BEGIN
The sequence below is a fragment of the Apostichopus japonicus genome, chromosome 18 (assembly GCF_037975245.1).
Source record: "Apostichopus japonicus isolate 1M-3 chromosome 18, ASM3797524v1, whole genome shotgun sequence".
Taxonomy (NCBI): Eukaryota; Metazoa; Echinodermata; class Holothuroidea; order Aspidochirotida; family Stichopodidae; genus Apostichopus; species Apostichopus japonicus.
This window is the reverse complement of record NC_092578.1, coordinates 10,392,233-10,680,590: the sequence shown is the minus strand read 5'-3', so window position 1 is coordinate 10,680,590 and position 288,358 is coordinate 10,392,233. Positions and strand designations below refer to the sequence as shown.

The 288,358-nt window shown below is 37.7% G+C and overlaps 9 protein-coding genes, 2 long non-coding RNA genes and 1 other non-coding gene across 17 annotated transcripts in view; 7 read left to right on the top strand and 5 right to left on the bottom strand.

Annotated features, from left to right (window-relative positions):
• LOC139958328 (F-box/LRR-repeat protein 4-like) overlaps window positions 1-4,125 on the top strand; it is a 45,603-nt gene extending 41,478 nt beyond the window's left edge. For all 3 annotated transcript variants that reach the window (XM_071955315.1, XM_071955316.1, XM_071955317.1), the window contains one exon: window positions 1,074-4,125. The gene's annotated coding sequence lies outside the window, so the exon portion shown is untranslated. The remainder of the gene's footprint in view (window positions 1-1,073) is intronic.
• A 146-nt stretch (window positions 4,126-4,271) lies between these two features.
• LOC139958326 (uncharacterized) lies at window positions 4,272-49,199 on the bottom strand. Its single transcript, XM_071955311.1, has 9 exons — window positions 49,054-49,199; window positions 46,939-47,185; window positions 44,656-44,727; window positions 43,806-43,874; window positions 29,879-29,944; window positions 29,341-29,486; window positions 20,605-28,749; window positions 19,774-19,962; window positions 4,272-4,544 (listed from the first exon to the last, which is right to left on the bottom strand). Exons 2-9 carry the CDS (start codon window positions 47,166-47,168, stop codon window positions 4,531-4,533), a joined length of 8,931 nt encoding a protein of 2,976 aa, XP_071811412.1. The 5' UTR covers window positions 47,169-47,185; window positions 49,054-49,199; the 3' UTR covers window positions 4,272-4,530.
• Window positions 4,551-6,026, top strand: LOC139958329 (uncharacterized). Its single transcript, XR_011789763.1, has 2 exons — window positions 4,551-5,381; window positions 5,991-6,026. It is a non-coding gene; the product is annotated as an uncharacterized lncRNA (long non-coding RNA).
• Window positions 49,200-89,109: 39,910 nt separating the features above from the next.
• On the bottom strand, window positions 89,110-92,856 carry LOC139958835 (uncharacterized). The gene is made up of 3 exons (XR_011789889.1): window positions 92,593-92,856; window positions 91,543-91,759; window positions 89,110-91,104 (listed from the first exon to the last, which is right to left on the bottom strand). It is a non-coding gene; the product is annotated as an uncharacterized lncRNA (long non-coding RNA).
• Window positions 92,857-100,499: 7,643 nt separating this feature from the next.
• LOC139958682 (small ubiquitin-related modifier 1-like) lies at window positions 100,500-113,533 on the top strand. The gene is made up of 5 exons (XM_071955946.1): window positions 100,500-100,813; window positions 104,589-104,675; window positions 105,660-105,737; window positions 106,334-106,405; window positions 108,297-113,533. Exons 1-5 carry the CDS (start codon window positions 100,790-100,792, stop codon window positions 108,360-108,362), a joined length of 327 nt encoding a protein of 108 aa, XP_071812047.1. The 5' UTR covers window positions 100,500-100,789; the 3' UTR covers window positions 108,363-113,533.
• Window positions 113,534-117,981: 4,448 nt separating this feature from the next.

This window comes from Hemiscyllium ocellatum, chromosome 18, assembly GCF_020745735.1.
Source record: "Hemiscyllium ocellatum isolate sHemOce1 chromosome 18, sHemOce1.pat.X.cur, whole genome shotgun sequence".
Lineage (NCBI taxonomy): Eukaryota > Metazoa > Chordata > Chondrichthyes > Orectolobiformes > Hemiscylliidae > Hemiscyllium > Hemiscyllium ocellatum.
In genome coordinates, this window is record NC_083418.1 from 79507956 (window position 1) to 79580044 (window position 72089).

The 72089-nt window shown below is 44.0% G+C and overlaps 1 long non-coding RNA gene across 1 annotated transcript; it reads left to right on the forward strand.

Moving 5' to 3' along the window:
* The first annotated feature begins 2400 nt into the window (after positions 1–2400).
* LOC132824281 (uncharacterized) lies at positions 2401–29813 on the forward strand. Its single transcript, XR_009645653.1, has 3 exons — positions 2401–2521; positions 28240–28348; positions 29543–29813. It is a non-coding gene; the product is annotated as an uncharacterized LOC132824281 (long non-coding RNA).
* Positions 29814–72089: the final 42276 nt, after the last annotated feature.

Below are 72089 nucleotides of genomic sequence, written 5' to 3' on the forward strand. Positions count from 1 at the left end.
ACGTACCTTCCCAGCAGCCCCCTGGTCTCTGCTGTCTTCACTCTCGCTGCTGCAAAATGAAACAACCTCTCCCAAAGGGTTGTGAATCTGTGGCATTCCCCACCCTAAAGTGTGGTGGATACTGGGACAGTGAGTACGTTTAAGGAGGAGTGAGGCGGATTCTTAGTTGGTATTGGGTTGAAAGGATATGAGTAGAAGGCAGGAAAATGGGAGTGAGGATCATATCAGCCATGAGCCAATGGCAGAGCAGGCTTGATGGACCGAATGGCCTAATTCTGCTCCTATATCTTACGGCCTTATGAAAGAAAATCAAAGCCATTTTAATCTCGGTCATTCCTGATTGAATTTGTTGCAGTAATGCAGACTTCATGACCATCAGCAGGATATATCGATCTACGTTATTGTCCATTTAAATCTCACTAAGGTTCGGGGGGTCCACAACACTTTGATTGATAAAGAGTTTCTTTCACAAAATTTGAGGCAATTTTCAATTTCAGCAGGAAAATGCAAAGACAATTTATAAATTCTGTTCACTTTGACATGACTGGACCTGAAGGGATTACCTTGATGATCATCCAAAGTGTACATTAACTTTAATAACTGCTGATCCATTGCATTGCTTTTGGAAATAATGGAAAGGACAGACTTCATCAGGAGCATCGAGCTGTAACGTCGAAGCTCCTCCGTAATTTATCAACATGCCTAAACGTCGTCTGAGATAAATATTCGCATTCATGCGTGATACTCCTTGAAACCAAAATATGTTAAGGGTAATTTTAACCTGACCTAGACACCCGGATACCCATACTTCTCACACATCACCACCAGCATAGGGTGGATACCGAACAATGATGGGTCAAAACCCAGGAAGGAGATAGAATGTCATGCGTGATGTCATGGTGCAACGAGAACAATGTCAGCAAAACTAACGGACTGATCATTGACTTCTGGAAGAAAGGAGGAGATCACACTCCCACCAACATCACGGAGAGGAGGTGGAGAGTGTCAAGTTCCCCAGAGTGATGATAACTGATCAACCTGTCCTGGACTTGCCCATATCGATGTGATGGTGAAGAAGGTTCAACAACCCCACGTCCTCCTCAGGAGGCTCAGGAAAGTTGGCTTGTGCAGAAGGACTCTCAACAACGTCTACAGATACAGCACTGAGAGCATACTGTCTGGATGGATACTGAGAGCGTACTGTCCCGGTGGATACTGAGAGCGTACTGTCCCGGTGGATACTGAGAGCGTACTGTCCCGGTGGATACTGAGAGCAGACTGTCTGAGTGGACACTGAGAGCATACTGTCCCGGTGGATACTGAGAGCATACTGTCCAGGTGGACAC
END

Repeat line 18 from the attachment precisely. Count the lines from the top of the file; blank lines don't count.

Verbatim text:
Lineage (NCBI taxonomy): Eukaryota > Metazoa > Chordata > Chondrichthyes > Orectolobiformes > Hemiscylliidae > Hemiscyllium > Hemiscyllium ocellatum.